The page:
“Because of this unique situation, a sign was installed in front of that easement. This exception will no doubt be extended to any future owners of that property as well,” Smith said. “No legal right-of-way has been granted to my knowledge.”
There are no other parking hardship situations in the city he is aware of, he said.
Currently, sheriff deputies cannot enforce any type of parking violation relating to this sign, said Lt. Larry Perry, commander of Oakland County Sheriff’s Office Independence Township substation.
“The homeowner would have to contact the City of the Village to have the correct and official signage posted,” Perry said in an email. “With the future parking plans for Washington Street, the City of the Village would have to decide to allow for some type of restricted parking designation for the home owner.”
The committee also discussed reducing the number of parking permits in the city-owned lot at Main and Washington streets.
The city issued up to about 35 permits to park along the north and west sides of the lot, which are marked for permit-only parking.
Smith said he’s seen about half of the spots not being used at times parking has been scarce downtown.
Christina Calka, owner of Village Fashion Boutique across the street from the lot, has three permits but only needs one at a time.
“The biggest problem is, it was poorly executed,” Calka said.
Records are spotty about who has the permits, and they may have to go door to door to find out, he said.
If the city makes the lot paid-parking, they could continue to issue some permits, programmed into the parking kiosk, he said.
“The challenge for the parking committee is where the hardship line would be,” he said. “Unfortunately, we can’t give away parking permit to everybody.”
Charging people to park in the lot would probably hurt business, Calka said.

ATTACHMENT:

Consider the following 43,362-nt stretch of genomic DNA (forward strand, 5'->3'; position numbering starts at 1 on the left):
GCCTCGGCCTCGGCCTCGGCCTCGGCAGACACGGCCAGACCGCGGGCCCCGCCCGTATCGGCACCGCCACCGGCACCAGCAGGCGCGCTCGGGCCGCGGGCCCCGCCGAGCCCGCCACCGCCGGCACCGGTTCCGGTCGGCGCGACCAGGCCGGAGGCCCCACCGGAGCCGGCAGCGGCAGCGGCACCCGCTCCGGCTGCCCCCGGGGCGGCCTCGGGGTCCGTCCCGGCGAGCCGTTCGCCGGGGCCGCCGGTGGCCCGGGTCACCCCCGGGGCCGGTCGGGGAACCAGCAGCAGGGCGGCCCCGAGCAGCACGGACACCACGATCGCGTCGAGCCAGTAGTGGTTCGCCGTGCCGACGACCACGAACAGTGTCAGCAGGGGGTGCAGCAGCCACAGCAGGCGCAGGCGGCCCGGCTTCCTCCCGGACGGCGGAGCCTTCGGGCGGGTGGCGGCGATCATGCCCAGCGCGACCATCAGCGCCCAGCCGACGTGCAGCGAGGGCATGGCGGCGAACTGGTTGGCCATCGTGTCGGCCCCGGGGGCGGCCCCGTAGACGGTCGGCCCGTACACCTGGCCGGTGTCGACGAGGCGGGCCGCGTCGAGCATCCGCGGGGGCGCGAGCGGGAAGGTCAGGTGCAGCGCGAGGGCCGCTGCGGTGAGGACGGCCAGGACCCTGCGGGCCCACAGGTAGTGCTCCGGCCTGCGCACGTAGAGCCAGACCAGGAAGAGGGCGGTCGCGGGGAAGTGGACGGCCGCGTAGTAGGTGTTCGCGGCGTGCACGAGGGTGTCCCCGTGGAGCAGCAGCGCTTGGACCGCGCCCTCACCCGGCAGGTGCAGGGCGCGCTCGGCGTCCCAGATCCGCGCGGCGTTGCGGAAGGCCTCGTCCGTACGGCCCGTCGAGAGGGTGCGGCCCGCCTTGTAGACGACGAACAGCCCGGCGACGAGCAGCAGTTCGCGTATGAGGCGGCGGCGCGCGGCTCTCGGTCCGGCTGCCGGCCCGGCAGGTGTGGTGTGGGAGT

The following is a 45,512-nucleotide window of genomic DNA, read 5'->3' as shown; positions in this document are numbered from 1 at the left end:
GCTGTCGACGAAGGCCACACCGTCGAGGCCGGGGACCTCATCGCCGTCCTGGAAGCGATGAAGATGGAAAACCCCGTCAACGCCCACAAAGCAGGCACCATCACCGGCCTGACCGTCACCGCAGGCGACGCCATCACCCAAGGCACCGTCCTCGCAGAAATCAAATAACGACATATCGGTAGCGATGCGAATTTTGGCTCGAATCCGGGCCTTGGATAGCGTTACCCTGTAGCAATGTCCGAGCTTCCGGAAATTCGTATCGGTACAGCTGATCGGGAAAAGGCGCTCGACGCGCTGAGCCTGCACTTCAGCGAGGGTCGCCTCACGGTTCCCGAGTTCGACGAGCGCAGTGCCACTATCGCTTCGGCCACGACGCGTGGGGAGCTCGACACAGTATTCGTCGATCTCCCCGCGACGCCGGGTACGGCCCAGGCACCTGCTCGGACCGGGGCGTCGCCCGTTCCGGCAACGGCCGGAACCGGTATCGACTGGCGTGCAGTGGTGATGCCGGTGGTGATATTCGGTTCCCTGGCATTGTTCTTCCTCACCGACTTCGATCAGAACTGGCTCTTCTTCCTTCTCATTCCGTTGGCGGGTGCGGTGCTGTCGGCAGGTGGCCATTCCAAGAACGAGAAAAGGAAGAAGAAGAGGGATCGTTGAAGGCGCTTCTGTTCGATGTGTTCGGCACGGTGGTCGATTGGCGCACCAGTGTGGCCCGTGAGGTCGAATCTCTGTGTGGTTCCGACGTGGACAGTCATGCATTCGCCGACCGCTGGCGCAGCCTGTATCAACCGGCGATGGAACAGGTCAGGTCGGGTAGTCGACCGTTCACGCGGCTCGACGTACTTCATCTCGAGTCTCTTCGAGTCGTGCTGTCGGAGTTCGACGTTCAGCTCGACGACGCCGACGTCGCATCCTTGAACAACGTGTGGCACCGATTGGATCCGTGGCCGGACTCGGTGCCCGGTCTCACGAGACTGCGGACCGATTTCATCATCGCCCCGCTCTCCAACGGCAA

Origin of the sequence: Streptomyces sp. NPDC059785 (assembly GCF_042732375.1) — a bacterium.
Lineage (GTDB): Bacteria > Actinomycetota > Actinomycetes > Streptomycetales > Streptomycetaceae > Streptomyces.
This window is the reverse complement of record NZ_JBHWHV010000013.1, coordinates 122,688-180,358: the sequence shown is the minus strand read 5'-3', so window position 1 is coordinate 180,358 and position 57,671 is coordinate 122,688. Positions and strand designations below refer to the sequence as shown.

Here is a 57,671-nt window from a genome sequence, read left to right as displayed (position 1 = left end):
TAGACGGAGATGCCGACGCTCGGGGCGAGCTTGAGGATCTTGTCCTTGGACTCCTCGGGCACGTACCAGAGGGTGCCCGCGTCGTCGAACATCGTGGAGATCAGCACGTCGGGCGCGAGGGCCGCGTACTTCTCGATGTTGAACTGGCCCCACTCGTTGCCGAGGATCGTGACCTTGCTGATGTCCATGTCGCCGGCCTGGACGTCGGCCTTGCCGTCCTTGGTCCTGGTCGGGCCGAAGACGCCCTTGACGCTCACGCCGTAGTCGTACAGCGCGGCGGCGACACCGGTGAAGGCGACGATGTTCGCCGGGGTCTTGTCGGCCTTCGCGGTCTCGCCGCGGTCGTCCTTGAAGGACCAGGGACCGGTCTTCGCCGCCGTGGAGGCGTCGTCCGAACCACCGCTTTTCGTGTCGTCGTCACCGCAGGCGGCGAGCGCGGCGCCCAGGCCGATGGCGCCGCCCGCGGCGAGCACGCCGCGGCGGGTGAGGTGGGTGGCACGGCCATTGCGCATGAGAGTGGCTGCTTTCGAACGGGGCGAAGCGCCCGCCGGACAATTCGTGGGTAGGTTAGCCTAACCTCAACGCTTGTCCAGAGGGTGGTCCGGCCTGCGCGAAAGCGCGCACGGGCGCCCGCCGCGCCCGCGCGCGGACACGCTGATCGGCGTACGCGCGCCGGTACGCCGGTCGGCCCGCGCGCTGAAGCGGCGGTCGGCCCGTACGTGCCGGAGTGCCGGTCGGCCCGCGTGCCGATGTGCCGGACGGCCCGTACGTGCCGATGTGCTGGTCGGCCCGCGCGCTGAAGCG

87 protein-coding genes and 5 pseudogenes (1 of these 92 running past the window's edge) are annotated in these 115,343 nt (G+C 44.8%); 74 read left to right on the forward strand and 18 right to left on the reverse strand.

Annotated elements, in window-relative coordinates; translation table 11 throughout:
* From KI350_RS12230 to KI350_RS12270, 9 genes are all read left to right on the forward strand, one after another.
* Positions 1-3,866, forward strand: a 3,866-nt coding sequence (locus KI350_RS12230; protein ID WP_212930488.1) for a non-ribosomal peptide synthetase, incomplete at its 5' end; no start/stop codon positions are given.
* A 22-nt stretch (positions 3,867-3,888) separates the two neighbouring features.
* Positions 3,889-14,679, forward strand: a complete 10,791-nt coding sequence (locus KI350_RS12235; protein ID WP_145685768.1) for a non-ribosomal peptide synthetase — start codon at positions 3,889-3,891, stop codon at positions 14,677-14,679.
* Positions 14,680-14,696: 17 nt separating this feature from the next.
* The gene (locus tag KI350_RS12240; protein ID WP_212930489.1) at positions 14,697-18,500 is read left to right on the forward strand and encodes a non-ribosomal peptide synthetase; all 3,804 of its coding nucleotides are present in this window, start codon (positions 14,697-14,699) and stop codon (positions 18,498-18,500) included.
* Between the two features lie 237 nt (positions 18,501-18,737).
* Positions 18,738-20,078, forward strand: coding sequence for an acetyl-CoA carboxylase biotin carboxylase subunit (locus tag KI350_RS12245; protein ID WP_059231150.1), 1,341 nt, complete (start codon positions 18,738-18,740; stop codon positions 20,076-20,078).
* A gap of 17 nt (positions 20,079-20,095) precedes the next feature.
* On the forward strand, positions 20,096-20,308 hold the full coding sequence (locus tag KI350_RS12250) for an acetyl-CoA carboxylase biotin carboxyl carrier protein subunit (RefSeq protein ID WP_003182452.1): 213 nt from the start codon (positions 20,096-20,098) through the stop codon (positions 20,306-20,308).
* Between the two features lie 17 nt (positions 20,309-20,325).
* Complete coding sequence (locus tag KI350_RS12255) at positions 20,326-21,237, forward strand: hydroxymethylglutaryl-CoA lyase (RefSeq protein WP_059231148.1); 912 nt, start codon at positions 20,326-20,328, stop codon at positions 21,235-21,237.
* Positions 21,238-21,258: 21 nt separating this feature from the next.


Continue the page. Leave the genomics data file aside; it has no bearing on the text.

“I will lose patrons if they have to pay every time they stop in,” she said. “I think this is going to deter patrons. It’s difficult enough to have a thriving business downtown to start with.”
Other issues discussed by the committee included the history and possible future of the city’s parking deferment ordinance.
According to the ordinance, new businesses downtown are required to provide parking spaces based on size and usage. If they didn’t have room for them, they pay a fee to the city to pay for parking lot maintenance and other improvements.
“Years ago, that was kind of let go,” Smith said. “To go back now and knock on doors and say, you owe us 100 grand, that would probably drive lot of businesses right out of town.”
A monthly payment instead of lump sums might be a way to go, he said.
“It’s still going to be really tough on businesses,” he said.
Reynolds said the path forward may be to pay a small percentage at a time.
“To go backwards and enforce would seem extra challenging,” he said.
Smith said they are trying to avoid putting hardship on residents.
“The idea is to put the burden on patrons who use the lots, probably from out of town, with paid parking,” he said.
Main Street resident Lorry Mahler said the potential parking problem was known at the time the city allowed the new restaurants into downtown.
“They knew that – they still voted to give everyone a pass,” Mahler said.
Smith said they’re working on a comprehensive parking plan and will present the first 4-5 ideas to City Council on Aug. 14.
“The components are coming together,” the city manager said. “We’re looking at big the picture, a comprehensive solution. This isn’t done.”
Ideas under consideration would add as many as 254 spaces, including 100 in the Clarkston Mills lot, 50-60 spots around the city, and more just outside the city limits, he said.
“We’ve found lot of great solutions within a couple blocks, couple blocks away,” said committee member Leanna Hahn.
Parking outside the city include Deer Lake and Renaissance High School, would bring the city close to solving its parking issue, said committee member Kay Pearson.
“We’ve gotten too big for our britches quickly. It’s a good problem to have,” Detkowski said.
The committee will meet on Aug. 9 to discuss recommendations for City Council.
BY PHIL CUSTODIO